Many teachers, in fact probably most teachers, are always looking for ways to help students engage with the content being taught. Student engagement is perhaps the holy grail of teaching. Many teacher evaluation systems have it as a standard or indicator, which increases the motivation of teachers to locate that elusive cup. In researching creativity with my master’s partner, Kristy Graber, we came across a nugget that might lead us to the holy land of student engagement.
Rising up straight to the top
It isn’t news to most teachers that when we bring in things that are relevant and of interest to students, they are more likely to engage in the content. This is one reason that I do appreciate NoRedInk‘s attempt to help students find grammar and writing more interesting by having them select things they like out of a wide range of interests when they sign up for the platform and then using those things in the sentences that the students interact with to correct mistakes or find the problem.
Had the guts, got the glory
Research suggests there is a strong connection between intrinsic motivation and creativity. Perhaps the most elusive element of desired intrinsic motivation exists in what Ryan and Deci, key researchers of rewards, termed “the nexus between a person and a task” and the debate among some researchers over whether the intrinsic motivation is due to the task itself being interesting or due to the satisfaction one gain from the task engagement (p. 56). While I am tempted to dive into the rabbit hole presented by this idea, I also understand that for educators, it does not matter as much whether students are motivated because the task is interesting or because they gain satisfaction from the task, as long as one of those is in play. Surveying students periodically over different types of interests can help ensure one of these is in play, as well as stopping to consider what the experience of the activity will be for the student. Author, publisher, and keynote speaker, Dave Burgess, talks about how to create the experience of learning for students in his book, Teach Like A PIRATE. The “hooks” and strategies he discusses and provides are definitely a way to help students reach the nexus when the content being taught is not interesting in its own right.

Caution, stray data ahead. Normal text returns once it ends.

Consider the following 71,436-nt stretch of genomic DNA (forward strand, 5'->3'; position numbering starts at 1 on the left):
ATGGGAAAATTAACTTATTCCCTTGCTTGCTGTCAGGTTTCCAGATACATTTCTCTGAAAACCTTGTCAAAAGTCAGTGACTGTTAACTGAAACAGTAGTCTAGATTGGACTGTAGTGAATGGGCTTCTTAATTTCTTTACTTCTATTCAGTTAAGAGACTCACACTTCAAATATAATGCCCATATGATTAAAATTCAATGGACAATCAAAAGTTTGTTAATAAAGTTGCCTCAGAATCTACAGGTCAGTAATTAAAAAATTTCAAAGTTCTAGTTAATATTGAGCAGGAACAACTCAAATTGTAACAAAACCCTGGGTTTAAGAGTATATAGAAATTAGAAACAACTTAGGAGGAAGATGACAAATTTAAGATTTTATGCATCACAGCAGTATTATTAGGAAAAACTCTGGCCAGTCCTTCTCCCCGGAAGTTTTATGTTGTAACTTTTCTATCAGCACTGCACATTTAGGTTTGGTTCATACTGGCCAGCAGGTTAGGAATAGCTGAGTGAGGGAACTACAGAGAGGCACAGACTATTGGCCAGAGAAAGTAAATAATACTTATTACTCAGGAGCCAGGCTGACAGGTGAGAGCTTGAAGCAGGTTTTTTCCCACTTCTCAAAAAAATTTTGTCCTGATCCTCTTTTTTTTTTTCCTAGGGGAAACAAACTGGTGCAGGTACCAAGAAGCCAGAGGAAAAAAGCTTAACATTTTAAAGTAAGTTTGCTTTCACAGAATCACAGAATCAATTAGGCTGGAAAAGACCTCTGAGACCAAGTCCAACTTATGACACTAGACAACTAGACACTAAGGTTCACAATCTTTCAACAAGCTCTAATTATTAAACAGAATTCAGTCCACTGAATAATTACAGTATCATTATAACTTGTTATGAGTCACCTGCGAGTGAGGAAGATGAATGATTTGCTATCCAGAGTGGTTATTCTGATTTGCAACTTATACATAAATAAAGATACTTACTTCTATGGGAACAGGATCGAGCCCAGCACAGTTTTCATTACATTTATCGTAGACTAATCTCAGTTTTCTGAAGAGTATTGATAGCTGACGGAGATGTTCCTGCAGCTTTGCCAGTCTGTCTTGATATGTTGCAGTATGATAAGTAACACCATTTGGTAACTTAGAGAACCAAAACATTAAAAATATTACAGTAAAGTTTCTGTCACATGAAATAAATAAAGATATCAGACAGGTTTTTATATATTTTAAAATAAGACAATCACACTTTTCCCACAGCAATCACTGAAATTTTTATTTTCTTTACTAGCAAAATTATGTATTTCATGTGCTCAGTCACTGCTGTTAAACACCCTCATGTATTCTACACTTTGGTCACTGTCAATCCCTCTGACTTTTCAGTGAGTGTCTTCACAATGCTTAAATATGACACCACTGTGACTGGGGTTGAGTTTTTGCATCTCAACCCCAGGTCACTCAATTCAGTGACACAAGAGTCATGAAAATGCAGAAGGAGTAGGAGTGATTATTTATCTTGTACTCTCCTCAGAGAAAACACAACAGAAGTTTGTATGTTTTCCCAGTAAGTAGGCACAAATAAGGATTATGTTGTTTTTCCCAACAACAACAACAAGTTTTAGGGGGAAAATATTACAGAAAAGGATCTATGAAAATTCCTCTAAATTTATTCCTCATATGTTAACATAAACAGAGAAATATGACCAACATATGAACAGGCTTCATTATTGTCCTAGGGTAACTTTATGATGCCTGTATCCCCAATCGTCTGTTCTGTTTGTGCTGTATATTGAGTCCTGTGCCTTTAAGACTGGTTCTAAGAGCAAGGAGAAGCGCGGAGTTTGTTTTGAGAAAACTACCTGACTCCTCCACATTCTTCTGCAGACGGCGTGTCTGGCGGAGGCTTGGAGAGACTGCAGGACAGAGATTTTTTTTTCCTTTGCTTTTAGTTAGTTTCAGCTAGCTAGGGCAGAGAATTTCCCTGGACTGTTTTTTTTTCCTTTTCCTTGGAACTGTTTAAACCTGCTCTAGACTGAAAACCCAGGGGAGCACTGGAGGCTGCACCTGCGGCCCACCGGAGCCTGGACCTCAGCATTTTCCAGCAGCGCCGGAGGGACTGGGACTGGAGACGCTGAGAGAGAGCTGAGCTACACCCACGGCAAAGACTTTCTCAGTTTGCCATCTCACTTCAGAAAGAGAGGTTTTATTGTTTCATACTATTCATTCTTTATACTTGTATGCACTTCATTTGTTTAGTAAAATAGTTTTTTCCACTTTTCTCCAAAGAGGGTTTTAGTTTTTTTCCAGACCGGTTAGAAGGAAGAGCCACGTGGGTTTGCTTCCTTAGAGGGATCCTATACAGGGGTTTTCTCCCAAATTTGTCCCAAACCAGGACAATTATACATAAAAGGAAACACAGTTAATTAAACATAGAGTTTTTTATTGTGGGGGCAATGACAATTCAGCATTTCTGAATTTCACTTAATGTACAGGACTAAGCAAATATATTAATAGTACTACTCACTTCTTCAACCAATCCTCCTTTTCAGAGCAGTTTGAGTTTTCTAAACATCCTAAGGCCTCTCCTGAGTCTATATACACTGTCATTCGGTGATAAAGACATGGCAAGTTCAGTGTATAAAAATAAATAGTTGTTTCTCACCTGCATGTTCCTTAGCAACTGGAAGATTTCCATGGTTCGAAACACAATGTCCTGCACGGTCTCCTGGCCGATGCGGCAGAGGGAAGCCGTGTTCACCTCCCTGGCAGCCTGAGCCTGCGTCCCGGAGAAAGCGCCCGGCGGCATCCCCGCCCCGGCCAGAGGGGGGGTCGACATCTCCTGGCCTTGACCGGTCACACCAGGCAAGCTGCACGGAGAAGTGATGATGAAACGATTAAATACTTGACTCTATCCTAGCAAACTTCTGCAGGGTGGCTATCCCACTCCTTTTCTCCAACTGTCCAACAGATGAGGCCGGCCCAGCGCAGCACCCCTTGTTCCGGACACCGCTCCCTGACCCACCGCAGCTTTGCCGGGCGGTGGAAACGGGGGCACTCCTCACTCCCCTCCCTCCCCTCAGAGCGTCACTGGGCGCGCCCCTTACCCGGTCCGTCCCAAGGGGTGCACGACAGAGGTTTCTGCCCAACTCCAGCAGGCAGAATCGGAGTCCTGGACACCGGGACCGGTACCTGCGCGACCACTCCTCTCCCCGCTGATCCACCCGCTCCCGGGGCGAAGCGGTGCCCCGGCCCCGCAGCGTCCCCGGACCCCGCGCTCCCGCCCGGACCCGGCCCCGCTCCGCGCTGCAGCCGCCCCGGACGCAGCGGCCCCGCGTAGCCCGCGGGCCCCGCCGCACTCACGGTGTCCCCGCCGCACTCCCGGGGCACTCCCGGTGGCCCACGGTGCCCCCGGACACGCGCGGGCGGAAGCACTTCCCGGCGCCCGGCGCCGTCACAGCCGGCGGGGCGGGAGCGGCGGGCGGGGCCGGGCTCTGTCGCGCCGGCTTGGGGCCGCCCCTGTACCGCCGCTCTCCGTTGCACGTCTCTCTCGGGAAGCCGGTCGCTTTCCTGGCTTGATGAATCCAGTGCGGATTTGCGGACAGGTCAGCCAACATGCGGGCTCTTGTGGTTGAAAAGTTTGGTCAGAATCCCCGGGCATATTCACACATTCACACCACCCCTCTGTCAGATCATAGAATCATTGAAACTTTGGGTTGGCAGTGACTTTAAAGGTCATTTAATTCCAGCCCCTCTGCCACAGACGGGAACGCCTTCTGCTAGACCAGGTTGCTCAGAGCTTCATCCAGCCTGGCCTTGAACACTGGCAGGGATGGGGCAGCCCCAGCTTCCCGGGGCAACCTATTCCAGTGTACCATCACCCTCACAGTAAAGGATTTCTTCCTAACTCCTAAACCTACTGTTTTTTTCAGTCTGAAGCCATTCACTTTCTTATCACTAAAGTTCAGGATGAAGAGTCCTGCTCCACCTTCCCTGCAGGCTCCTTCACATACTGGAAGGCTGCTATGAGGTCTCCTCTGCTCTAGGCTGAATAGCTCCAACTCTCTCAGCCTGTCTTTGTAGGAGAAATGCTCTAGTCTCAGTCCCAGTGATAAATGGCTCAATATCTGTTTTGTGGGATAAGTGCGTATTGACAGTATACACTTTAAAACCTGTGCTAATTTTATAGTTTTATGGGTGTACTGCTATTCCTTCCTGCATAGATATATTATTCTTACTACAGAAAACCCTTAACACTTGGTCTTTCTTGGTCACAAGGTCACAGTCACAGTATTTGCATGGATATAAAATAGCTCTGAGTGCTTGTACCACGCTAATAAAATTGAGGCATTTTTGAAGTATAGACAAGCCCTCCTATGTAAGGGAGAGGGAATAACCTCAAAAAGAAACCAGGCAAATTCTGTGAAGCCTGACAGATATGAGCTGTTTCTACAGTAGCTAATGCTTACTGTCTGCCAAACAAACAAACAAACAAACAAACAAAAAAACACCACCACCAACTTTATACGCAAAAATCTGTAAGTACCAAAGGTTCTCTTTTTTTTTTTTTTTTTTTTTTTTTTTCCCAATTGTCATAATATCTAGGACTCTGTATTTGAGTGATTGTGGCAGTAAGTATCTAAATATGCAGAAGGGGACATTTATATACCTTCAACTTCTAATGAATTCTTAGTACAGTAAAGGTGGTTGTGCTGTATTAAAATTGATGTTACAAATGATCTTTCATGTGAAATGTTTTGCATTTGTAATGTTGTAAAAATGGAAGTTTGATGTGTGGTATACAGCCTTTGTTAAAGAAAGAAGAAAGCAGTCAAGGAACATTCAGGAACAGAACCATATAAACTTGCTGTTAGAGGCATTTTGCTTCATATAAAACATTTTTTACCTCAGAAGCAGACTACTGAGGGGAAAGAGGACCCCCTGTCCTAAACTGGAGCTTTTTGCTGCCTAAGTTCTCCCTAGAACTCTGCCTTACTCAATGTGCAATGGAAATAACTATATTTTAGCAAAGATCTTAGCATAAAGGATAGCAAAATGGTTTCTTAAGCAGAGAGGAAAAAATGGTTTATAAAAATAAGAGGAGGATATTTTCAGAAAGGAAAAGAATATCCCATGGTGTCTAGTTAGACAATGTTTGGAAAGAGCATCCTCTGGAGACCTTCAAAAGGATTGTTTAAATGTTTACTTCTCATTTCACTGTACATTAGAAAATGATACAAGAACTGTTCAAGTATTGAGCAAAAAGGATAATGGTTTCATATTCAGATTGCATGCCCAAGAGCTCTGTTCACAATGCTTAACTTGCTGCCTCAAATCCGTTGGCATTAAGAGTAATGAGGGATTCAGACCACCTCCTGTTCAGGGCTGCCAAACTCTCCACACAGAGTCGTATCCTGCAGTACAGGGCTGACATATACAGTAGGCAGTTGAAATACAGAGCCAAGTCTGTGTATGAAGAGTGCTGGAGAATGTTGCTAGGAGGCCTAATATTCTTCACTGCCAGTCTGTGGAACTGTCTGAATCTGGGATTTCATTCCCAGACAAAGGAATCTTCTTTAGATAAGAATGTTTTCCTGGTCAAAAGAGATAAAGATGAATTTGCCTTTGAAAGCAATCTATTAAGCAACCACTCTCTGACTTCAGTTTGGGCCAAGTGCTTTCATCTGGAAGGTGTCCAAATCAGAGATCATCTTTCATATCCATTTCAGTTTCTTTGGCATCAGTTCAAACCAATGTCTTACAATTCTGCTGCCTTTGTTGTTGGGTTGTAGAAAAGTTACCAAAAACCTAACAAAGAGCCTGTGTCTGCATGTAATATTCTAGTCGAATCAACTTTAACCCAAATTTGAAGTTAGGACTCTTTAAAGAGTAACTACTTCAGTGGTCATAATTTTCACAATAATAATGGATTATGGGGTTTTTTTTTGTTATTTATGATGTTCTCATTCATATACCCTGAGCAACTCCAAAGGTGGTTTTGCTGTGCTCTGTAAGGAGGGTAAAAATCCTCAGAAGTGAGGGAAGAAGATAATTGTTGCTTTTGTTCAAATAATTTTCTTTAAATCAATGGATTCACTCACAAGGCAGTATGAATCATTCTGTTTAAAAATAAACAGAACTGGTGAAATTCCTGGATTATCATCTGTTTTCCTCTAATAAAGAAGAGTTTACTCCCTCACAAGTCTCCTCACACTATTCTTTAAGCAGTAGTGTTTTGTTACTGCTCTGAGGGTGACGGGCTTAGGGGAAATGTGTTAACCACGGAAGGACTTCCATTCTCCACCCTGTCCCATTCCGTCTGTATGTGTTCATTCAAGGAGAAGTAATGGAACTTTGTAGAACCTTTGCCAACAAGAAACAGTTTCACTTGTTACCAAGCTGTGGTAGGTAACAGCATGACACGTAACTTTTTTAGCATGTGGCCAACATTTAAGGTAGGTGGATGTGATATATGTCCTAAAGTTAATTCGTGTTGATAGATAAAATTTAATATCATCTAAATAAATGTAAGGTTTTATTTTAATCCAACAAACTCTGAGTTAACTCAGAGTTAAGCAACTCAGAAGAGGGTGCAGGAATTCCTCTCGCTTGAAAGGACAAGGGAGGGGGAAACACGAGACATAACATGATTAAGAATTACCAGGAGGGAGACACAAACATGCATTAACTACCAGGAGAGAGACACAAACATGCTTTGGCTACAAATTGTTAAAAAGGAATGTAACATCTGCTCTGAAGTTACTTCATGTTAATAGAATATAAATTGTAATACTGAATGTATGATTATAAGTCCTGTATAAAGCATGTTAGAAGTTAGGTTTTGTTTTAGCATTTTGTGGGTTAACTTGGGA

Went the distance, now I’m not going to stop
According to Frank Smith, we learn what is interesting and what we are able to make sense of (pp. 31, 35). Therefore, the connection between an individual and the task may be the key factor in whether or not something is learned. Pairing an uninteresting task with something that students are already interested in definitely takes us a step closer to helping students reach the nexus between themselves and the task at hand in order to use creative thinking for that task. William James, referred to by many as the father of American Psychology, states, “thus things not interesting in their own right borrow an interest which becomes as real and as strong as that of any natively interesting thing,” (James, p. 47). This, exactly this, is how we increase student engagement, and it starts with building those relationships so that you understand what students do find interesting, and then pair it with content that they do not find interesting.
Just a man and his will to survive
The reason student engagement continues to be an elusive holy grail is that it is constantly evolving and unique to every student. What works well one day may not the next, and what works with one class may be an epic fail with the next class. This is also what makes good teaching an art. My humble advice to educators is to keep trying. Fads come and go, so tap into that popularity by weaving it into your lesson activities while it holds the interest of your students so that they are engaged and have mastered your standards. Music, locations, sports, games, movies, etc. are a more permanent staple of student interest for teachers to draw upon when creating experiences for students too. Once student interest is locked in, we can then encourage creative thinking, which is a valuable skill for students to have. However, creativity depends on the intrinsic motivation we have for the activity or task at hand, so put on your Indiana Jones hat and do everything you can to find and capture that holy grail of student engagement.
Deci, E. L., & Ryan, R. M. (1985). Intrinsic motivation and self-determination in human behavior. New York: Plenum.
James, W. (2001). Talks to teachers on psychology and to students on some of life’s ideals. Dover.
Smith, F. (1998). The book of learning and forgetting. Teachers College Press.